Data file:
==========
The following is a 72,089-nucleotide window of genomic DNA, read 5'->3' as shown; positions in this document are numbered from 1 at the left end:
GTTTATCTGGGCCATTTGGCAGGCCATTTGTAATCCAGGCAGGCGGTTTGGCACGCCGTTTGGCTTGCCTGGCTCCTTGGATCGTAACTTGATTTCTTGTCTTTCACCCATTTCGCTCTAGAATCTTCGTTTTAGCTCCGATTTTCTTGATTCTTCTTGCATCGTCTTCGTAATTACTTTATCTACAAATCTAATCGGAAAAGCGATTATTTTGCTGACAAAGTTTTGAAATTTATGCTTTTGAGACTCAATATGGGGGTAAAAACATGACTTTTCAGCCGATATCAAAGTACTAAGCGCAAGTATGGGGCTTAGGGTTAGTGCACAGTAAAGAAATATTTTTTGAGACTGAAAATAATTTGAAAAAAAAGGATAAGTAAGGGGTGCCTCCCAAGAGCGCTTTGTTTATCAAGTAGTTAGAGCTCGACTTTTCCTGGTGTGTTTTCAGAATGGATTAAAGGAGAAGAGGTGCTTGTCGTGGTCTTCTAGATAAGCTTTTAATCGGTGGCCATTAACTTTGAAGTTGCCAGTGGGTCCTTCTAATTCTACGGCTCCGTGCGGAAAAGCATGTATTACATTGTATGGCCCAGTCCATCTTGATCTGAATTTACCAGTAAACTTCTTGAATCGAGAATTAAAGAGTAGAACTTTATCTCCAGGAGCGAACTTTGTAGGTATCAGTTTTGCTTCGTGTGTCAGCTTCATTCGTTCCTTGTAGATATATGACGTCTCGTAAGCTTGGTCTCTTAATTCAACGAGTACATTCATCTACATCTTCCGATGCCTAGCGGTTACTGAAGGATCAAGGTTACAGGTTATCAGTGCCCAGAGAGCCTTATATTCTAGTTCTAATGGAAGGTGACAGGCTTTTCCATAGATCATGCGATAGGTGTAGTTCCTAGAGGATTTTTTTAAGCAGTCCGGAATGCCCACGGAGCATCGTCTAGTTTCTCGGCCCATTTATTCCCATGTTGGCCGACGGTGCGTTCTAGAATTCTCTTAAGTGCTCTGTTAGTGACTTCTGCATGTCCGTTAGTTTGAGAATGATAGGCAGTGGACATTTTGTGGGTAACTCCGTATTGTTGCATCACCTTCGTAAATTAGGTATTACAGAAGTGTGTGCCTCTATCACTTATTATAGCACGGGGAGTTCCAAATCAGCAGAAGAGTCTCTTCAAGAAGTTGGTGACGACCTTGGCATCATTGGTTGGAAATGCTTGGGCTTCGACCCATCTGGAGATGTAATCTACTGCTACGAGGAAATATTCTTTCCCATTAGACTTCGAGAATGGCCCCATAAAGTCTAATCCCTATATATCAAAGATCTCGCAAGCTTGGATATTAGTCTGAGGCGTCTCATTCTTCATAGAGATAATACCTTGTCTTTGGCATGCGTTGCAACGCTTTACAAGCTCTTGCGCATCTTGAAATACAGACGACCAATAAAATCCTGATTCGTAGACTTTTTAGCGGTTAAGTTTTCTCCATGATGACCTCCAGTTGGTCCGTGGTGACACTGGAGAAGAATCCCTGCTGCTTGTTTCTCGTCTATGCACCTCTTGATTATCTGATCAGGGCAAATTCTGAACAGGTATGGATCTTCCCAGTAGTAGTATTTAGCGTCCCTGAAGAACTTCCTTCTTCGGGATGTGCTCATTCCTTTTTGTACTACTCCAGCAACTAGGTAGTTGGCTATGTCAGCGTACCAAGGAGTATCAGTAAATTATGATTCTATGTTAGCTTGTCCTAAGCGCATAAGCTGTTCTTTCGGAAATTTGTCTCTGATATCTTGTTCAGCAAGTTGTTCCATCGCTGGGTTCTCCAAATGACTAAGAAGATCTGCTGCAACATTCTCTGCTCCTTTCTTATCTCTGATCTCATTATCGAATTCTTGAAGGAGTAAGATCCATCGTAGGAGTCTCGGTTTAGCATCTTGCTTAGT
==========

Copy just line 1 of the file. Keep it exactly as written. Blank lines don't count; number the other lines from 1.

The following is a 72,089-nucleotide window of genomic DNA, read 5'->3' as shown; positions in this document are numbered from 1 at the left end: